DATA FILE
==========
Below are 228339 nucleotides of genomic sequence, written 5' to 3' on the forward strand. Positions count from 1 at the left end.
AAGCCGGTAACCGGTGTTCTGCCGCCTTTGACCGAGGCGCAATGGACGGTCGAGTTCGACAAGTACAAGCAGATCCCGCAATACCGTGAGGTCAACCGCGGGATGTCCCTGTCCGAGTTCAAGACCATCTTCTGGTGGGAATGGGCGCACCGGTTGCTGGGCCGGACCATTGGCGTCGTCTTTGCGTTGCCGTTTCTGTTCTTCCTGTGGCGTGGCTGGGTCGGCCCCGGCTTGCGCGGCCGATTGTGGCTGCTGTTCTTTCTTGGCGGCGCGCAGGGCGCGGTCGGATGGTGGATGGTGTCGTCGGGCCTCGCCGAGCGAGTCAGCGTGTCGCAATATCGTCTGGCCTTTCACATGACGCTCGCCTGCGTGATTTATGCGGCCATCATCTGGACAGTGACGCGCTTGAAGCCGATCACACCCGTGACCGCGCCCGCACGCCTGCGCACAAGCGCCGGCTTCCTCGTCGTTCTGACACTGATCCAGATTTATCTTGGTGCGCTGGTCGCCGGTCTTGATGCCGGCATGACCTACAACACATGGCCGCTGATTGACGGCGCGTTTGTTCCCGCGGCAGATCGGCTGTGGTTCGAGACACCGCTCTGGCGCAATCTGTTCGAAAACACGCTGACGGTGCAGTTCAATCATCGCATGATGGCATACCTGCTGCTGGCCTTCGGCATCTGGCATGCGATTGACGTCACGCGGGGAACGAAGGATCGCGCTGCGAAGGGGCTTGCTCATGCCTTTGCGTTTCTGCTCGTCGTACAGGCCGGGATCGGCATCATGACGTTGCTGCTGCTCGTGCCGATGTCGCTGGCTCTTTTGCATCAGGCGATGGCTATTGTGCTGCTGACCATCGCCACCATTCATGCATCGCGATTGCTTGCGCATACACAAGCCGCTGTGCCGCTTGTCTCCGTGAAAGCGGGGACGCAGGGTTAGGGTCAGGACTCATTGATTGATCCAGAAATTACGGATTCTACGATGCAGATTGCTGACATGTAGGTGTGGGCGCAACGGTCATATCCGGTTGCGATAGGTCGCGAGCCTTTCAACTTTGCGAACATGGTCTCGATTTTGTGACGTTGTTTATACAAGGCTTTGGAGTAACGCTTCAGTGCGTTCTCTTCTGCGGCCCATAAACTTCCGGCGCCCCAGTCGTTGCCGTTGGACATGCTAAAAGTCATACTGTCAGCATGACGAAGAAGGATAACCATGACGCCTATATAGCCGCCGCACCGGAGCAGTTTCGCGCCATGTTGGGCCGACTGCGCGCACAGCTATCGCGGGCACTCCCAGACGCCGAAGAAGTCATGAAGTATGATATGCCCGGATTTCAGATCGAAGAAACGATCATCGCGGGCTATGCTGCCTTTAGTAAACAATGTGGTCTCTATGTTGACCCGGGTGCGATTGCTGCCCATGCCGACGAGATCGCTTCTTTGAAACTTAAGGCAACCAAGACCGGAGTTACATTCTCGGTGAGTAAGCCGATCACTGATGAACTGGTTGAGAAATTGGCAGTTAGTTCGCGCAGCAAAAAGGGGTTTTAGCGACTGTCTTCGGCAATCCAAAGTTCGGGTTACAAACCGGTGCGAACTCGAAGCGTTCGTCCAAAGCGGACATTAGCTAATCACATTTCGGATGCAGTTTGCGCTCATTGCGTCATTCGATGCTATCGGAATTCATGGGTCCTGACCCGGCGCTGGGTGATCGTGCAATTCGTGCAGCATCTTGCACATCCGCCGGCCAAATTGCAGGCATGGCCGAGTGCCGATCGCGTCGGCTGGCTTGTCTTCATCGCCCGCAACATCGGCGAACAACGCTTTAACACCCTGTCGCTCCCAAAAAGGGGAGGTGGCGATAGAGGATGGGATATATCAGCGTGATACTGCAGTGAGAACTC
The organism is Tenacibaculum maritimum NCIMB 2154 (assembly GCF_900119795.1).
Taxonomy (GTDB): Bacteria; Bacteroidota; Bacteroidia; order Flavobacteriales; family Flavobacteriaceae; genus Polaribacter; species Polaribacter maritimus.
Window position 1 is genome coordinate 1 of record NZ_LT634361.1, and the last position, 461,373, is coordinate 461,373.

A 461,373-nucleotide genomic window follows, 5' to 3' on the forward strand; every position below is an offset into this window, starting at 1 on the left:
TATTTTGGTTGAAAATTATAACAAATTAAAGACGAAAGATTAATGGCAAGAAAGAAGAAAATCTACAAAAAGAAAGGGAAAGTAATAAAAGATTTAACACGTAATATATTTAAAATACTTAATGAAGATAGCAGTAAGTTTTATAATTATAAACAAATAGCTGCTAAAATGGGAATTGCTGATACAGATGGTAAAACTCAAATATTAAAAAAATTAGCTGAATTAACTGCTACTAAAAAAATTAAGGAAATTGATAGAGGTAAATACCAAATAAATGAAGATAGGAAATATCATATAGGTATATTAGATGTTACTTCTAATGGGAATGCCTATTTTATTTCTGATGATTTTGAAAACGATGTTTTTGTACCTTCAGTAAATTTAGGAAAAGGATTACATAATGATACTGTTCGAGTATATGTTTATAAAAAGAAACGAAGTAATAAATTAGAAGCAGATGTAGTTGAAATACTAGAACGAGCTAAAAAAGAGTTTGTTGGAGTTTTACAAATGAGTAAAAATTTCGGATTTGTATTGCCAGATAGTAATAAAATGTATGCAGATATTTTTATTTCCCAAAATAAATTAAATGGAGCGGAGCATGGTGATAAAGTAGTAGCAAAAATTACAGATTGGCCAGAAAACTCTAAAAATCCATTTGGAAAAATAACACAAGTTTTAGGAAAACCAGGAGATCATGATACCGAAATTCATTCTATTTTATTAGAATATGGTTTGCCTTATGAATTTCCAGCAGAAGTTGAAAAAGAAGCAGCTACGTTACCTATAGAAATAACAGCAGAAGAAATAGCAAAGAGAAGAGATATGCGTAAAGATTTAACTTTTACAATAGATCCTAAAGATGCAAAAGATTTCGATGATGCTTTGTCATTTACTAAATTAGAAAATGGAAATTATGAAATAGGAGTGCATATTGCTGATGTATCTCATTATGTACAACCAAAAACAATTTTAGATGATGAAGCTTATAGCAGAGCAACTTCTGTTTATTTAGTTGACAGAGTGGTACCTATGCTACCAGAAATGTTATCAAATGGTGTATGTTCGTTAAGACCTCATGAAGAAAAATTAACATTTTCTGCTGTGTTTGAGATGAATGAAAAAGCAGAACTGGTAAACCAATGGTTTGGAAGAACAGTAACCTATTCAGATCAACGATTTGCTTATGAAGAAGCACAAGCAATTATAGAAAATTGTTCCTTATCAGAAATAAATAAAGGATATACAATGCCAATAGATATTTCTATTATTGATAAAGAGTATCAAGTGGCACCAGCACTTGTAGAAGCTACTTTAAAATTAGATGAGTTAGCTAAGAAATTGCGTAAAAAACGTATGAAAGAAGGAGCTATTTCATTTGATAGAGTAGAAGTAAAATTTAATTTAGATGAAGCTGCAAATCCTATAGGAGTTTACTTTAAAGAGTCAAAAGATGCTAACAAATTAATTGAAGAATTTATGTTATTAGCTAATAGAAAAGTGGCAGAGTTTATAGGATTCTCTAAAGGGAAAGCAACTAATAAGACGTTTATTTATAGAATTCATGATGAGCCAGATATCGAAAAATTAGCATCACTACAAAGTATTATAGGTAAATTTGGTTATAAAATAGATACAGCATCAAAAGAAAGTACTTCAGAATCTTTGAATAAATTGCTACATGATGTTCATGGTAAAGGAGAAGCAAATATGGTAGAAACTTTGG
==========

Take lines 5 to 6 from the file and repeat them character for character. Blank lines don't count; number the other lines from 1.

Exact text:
Window position 1 is genome coordinate 1 of record NZ_LT634361.1, and the last position, 461,373, is coordinate 461,373.

A 461,373-nucleotide genomic window follows, 5' to 3' on the forward strand; every position below is an offset into this window, starting at 1 on the left: